McBride Theater

509 Cavitt Avenue,
Trafford, PA 15085

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McBride Theater

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Opened in 1921, the McBride Theater was remodeled in 1948 to the plans of architect Casimir J. Pellegrini. It is now home to Sherm Edwards Candies. “In 1977, Sherm and Dorothy purchased the old McBride Movie Theater in Trafford, renovated it and opened for business as Sherm Edwards Candies on December 8th, 1978”.

Contributed by Lost Memory

Recent comments (view all 4 comments)

kencmcintyre
kencmcintyre on December 15, 2008 at 11:33 am

From Boxoffice magazine, January 1963:

Clarence and George McBride, who operate the McBride Theater, have been in exhibition at Trafford for 42 years.

BruceVerish
BruceVerish on January 17, 2010 at 6:45 pm

My mom took me to this theatre to see Fantasia in the late 60’s. We only lived a few miles from it, up on Haymaker Rd.

Joe Vogel
Joe Vogel on November 7, 2014 at 9:19 pm

This item is from the May 14, 1921, issue of The Moving Picture World:

“J. McBride has built a $40,000 theatre at Trafford City, Pa. Yes, indeed, and some house it is, too, right up to the minute as far as modern houses are concerned. Mr. McBride is also in the grocery business there.”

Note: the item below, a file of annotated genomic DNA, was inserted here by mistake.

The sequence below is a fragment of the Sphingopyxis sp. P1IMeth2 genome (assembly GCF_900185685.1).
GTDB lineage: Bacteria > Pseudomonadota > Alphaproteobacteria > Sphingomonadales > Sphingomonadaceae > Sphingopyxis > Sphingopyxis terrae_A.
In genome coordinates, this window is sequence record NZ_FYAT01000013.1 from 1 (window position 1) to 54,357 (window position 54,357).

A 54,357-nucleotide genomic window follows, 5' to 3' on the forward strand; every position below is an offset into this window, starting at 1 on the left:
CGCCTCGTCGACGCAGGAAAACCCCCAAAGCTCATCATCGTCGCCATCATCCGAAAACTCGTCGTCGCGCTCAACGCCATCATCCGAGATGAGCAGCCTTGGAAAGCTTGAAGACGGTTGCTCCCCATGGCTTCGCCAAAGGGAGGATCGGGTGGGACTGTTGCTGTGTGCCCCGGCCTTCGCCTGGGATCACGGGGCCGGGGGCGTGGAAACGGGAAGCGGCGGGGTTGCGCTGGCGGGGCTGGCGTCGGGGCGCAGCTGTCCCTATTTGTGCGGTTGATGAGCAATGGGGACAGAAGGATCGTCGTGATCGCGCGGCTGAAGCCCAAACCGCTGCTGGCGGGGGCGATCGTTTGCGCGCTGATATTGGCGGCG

Joe Vogel
Joe Vogel on August 1, 2017 at 7:10 pm

The July 10, 1948, issue of Boxoffice said that the McBride’s had plans to remodel their 1921-vintage theater at Trafford City:

“Trafford, Pa., McBride Closes to Renovate

“TRAFFORD, PA. — The McBride Theatre will be closed for several months for extensive remodeling from wall to wall and from ceiling to auditorium floor. Exterior modernization will include installation of a glass front and a new marquee. Auditorium and lobby will be newly painted, reseated, re-carpeted and new lighting systems and equipments and other fixtures will be installed, according to C. F. and George McBride. Among new features will be an enlarged lobby, a candy bar and new rest rooms. David Martin & Son has the general contract for the remodeling and the architect is Casimir Pellegrini.”

Casimir J. Pellegrini practiced architecture in Pittsburgh for about forty years from the 1920s into the 1960s.

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